Patients taking fluoroquinolone therapy were more likely to be concurrently using systemic immunosuppressive drugs than the patients taking fortified therapy. Seventeen (12%) ulcer episodes were associated with concurrent use of topical steroids, six (11%) of which were in the fluoroquinolone group, and 11 (13%) in the fortified group. Seven (5%) ulcer episodes were found to be associated with concurrent systemic steroid use and six of them were in the fluoroquinolone group. Of these six patients three were also taking antimetabolites for rheumatoid arthritis.
VISUAL ACUITY ON PRESENTATION
There was a significant imbalance in the distribution of visual acuity on presentation between the two therapy groups, in the extremes of visual acuity range (Fisher's exact p<0.001) (Table4).
Laboratory data in all 140 study ulcers were available. Of 140 Gram stain specimens, 56 (40%) specimens showed organism on Gram stain. Of these, 35 (62.5%) Gram positive cocci, 12 (21.4%) were Gram positive bacilli (four of them mixed with Gram positive cocci and one with Gram negative cocci), eight (14.3%) were Gram negative bacilli, and one (1.8%) was Gram negative cocci (mixed with Gram positive bacilli). Five specimens showed mixed organisms. There was no difference in yields in Gram stain between the therapy groups.
Of 140 culture results available for analysis, 100 (71.4%) cases were culture positive yielding 120 isolates. Sixteen (16%) were a combination of two or more isolates; four cultures were a mix of three isolates (Table 5).
Of 16 cases of polyisolates, nine hadStaphylococcus sp mixed with another organism (three with Streptococcus, three with Corynebacterium, two withProteus, and one withMoraxella), three were a combination of two different Staphylococcus sp, and four had Staphylococcus sp mixed with two other isolates (three with Moraxella andCorynebacterium and one with Moraxella andStreptococcus). The distribution of type of bacterial organisms was similar in each therapy group and no significant difference in percentage of isolates between therapy groups including the polybacterial infections was observed. One of the patients treated with chloramphenicol grew Serratia marcescens in culture and the other one grew mixedS epidermidis with a coagulase negativeStaphylococcus sp.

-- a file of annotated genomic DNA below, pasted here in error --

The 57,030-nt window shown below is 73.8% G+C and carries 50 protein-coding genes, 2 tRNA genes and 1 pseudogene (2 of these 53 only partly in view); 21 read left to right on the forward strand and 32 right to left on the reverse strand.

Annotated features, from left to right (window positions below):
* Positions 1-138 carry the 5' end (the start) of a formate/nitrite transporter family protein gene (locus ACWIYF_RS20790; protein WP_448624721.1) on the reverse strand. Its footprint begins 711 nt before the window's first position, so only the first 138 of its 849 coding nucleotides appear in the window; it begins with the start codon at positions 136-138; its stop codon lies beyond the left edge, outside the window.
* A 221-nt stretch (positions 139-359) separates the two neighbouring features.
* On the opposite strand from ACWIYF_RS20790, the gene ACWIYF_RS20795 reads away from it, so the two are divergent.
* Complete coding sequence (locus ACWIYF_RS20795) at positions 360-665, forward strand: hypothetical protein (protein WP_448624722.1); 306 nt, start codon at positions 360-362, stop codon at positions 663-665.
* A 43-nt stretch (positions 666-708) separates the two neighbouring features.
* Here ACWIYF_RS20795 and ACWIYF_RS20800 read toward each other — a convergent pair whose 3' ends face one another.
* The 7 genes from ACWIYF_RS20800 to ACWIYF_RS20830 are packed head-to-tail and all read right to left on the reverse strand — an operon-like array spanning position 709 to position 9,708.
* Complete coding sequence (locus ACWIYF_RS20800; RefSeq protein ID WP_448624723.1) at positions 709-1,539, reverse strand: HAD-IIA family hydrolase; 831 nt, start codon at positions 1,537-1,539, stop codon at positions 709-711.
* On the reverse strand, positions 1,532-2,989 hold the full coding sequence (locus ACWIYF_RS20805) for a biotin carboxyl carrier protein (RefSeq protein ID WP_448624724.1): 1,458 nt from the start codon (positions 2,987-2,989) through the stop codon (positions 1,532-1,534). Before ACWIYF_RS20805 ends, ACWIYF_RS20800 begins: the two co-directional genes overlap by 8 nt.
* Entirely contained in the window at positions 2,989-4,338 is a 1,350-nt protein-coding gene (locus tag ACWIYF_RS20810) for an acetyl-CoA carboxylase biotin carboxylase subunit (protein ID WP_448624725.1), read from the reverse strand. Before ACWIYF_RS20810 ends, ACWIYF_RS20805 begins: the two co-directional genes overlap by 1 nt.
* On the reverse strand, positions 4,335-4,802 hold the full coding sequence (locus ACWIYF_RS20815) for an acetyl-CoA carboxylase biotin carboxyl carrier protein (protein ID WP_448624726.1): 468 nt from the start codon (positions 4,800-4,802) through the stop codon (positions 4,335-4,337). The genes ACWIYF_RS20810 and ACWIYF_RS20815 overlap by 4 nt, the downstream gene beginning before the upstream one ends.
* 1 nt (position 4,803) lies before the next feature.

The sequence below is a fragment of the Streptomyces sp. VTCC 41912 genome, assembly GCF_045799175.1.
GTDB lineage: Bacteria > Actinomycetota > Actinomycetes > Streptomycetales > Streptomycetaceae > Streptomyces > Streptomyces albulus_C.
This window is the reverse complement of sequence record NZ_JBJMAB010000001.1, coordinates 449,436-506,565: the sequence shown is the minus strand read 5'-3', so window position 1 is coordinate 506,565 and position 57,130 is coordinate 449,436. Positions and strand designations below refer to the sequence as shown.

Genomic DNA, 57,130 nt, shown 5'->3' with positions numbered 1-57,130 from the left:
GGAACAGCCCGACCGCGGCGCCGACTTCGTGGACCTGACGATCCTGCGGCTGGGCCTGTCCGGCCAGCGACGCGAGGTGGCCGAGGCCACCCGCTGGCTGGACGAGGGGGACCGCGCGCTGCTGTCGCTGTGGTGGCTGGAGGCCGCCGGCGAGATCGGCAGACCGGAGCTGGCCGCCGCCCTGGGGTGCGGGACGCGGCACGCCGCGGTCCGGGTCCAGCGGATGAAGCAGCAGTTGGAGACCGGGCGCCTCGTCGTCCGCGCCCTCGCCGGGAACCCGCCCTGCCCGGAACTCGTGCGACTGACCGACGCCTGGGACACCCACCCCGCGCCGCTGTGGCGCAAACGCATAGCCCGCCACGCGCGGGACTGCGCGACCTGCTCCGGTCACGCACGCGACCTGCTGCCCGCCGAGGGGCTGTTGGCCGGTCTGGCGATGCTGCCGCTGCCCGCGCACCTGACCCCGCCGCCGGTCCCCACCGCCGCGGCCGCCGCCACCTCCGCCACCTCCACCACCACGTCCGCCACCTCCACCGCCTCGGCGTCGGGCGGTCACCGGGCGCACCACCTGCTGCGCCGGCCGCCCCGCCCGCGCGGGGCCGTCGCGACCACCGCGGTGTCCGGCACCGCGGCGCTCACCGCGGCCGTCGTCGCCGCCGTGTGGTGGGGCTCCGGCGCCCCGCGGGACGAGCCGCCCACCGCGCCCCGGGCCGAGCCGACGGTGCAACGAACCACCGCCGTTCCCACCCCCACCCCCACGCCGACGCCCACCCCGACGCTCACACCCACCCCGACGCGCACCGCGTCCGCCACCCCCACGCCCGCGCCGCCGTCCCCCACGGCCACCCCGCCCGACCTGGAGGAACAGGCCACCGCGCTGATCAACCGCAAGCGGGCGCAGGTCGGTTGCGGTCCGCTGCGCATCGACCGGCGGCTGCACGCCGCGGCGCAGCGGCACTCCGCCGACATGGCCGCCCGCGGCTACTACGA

OFLOXACIN V CIPROFLOXACIN THERAPY
Fifteen patients in the fluoroquinolone group were treated with ciprofloxacin and 39 were treated with ofloxacin. No difference in demographic features (mean age, sex, ulcer type, location and depth, hypopyon, thinning, lid pathology, or presence of other eye conditions) was noted between the ciprofloxacin and ofloxacin group. No difference was noted for use of concurrent steroid therapy, immunosuppression, or use of topical steroid during healing between these two therapy groups. Microbiological data in the ciprofloxacin group were found to have similar characteristics as in the ofloxacin group. Final visual outcome, types, and frequency of complications encountered and total duration of intensive therapy and hospital stay between the ciprofloxacin and ofloxacin groups were without any significant differences. Only one patient developed a corneal precipitate at the ulcer site after treatment and this was with ciprofloxacin.
The treatment protocol for 16 (11.4%) patients out of 140 was modified either because of a delay in expected clinical response or concern about antibiotic resistance. Ten (12%) were in the fortified group and six (11%) received fluoroquinolones (Table 6). Only two patients had a confirmed resistant organism to therapy (cefazolin in each case).
Two patients were treated with topical chloramphenicol. One woman aged 84 had a corneal ulcer secondary to dry eye and lagophthalmos that was thought to be sterile. She improved with topical intensive chloramphenicol eye drops and lubricants. The other, a woman aged 90, had a pre-existing epithelial defect on a scarred cornea which had developed a secondary infection with Serratia marcescens that responded well.
Topical steroid was used as an adjunct therapy to facilitate the healing by decreasing inflammation once the infection was clinically controlled and appropriate antibiotic therapy was supported by culture and sensitivity reports. Usually, topical steroid was started when intensive antibiotic therapy was tapered. No steroids were used in the two patients treated with topical chloramphenicol. Four topical steroid preparations were used predominantly: Prednefrin forte (prednisolone acetate 1%), Flarex (fluorometholone acetate 0.1%), Predsol (prednisolone sodium phosphate (0.5%), or Predsol minims (no preservative). FML (fluorometholone 0.1%) or Maxidex (dexamethasone 0.5%) were used infrequently.
Steroid eye drops were used in 88 (62.7%) cases. Of the 36 cases in the fluoroquinolone group, 24 (66.6%) ulcers received Flarex drops and 12 (33.4%) received other steroid drops. In the fortified group, 22 of 52 cases (42.3%) received Prednefrin forte drops. Flarex was used more in the fluoroquinolone group (χ2=17.6, p<0.001).